A few weeks ago I wrote about my work on drafting Gruul (red-green) decks. I have tried to move on to other archetypes, but I can’t stop drafting this deck. Apparently the consensus is that red is the weakest color in Dominaria draft. I’m not so sure about that. But my default approach is to draft the open deck, and lately I’ve been seeing a lot of good Gruul cards.

Here’s the most ridiculous version I’ve drafted:

Gruul Force Five

Creatures (16)
Bloodstone Goblin
Corrosive Ooze
Ghitu Chronicler
Keldon Warcaller
Hallar, the Firefletcher
Yavimaya Sapherd
Krosan Druid
Llanowar Envoy
Keldon Raider
Siege-Gang Commander
Grunn, the Lonely King
Verdant Force

Spells (7)
Karn, Scion of Urza
Shivan Fire
Song of Freyalise
Haphazard Bombardment
Saproling Migration
Gift of Growth
Jousting Lance
Lands (17)
Mountain
Forest

Sideboard (19)
Broken Bond
Nature’s Spiral
Arbor Armament
Gaea’s Protector
Rampaging Cyclops
Keldon Warcaller
Ghitu Lavarunner
The First Eruption
Fervent Strike
Frenzied Rage
Howling Golem
Guardians of Koilos
Lingering Phantom
Caligo Skin-Witch
Dark Bargain
Rat Colony

Karn, Scion of Urza is a nice pull from pack three, but I only saw him once in my quick 3-0 romp through the league. Verdant Force is my most-drafted rare. People pass it to me all the time, and I can’t pass it up. This format is slow enough that Verdant Force comes down and takes over the board. I even managed to race a gigantic Multani, Yavimaya’s Avatar in the finals of this one. Kicking Krosan Druid for ten life helped too.

The real powerhouse in the deck is Song of Freyalise. That card is stupid. I won a game stuck on three lands when I drew Song of Freyalise and chained it into Siege-Gang Commander and Verdant Force before crushing on stage three.

Gruul draft decks tend to be midrange with little card advantage. Wizards has printed more green card draw in recent years, but even so these decks tend to lose steam. They require crafty play to force through lethal damage, walking a delicate balance that often comes up short. But in Dominaria, the archetype has real ways to dig through the deck. Keldon Raider does surprisingly great work even when you want to keep hitting land drops. Ghitu Chronicler is amazing, rebuying removal and token-makers as needed to keep the pressure on or help recover board position. Memorial to Unity helps refill late without wasting a card slot.

There are various rares you can pick up as well. Haphazard Bombardment has been good to me, and is another rare that always seems to get passed around. In an attrition game, it knocks out three permanents, and that tends to be good. I’ve even had success blowing up a bunch of lands, usually when I’ve already killed their creatures. And then there’s The Mending of Dominaria. I love this card, and I absolutely loved playing this deck to another 3-0 league:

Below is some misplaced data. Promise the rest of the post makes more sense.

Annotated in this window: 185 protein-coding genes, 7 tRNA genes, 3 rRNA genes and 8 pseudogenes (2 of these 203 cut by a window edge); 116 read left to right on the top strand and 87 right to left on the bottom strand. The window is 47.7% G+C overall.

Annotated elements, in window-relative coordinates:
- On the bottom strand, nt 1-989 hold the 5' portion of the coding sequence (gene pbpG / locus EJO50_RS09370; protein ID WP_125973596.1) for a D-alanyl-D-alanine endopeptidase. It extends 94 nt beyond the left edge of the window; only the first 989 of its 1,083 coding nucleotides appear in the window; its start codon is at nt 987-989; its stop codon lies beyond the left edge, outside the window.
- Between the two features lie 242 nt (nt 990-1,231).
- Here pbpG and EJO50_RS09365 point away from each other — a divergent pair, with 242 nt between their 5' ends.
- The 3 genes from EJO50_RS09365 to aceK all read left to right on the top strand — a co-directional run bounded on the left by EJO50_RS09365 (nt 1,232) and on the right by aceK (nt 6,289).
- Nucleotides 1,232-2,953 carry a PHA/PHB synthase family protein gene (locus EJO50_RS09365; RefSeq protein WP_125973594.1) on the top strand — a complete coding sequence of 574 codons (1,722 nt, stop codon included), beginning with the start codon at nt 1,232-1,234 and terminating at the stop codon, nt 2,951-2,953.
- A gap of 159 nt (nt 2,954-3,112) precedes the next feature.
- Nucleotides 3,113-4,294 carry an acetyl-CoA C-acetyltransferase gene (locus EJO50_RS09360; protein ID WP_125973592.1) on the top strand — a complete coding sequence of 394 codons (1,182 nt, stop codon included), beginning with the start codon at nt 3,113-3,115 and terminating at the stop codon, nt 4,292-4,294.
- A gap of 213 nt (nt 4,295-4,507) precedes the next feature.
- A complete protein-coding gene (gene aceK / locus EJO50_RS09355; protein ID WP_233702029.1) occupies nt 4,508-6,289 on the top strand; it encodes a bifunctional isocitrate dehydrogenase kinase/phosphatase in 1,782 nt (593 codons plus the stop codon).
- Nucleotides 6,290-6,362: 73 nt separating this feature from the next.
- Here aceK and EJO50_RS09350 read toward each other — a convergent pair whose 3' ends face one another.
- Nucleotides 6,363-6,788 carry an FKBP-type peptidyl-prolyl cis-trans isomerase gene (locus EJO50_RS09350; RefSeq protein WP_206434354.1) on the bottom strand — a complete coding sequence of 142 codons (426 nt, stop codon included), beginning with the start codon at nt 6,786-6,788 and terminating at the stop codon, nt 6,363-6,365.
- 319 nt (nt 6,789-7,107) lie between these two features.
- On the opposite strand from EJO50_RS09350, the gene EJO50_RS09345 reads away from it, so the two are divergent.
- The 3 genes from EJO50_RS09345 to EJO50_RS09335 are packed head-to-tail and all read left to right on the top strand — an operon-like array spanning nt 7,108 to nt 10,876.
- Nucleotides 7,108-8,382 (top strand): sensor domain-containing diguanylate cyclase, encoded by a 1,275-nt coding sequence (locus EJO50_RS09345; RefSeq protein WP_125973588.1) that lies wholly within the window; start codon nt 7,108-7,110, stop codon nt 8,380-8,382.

Mending Wall

Creatures (14)
Ghitu Chronicler
Bloodstone Goblin
Elfhame Druid
Sporecrown Thallid
Yavimaya Sapherd
Krosan Druid
Keldon Overseer
Keldon Raider
Juggernaut
Fire Elemental
Primordial Wurm

Spells (9)
Saproling Migration
The Mending of Dominaria
Shivan Fire
Fiery Intervention
Fight with Fire
Grow from the Ashes
Jousting Lance
Haphazard Bombardment
Lands (17)
Memorial to Unity
Mountain
Forest

Sideboard (17)
Pierce the Sky
Broken Bond
Arbor Armament
Fiery Intervention
Radiating Lightning
Seismic Shift
Run Amok
Fervent Strike
Frenzied Rage
Ghitu Journeymage
Champion of the Flame
Skittering Surveyor
Powerstone Shard
Isolated Chapel
Blessing of Belzenlok
Demonic Vigor

This deck has nowhere near the raw card firepower of the Karn/Song deck, but it may be even more consistent. It certainly has more removal, plus two Ghitu Chroniclers to keep it flowing. This deck had so much recursion that it felt Orzhov—it’s rare to do this using only red and green. In my favorite sequence, I killed a 5/5 with Fight with Fire, cast The Mending of Dominaria, returned a Ghitu Chronicler, kicked it to buy back the removal spell, and then wiped my opponent’s board kicking Fight with Fire using the extra lands from the saga’s third stage.

Dominaria draft is full of removal, but there aren’t that many creatures you have to remove. That rewards careful planning, but a recurive engine makes your decisions easier. Another nice feature of this deck is the general crappiness of the creatures. What exactly are you going to kill with a removal spell? Other than a couple big creatures, everything is interchangeable. The only must-kill target is Sporecrown Thallid, and only then if it’s accompanying a collection of Saprolings. Perhaps grinding with mediocre creatures, backed with copious removal and recursion, is the best strategy in the format. It certainly has worked well for me.

This weekend I’m heading to Grand Prix Washington DC to play some Dominaria team sealed. I don’t think my deep Gruul research will be that useful, since that isn’t a combination you usually find in team sealed pools. But who knows? I’m hoping I get to play something different, since Gruul is all I ever get passed in drafts.

Brendan McNamara (Twitter: @brendanistan) is Editor in Chief of Hipsters of the Coast. He used to play Magic in the old days. His favorite combo was Armageddon plus Zuran Orb. After running out of money to buy cards and friends who were willing to put up with that combo, he left the game. But like disco, he was bound to come back eventually. Now he pans the planeswalker points for bronze, or whatever happens to be the cheapest metal that bots will buy.

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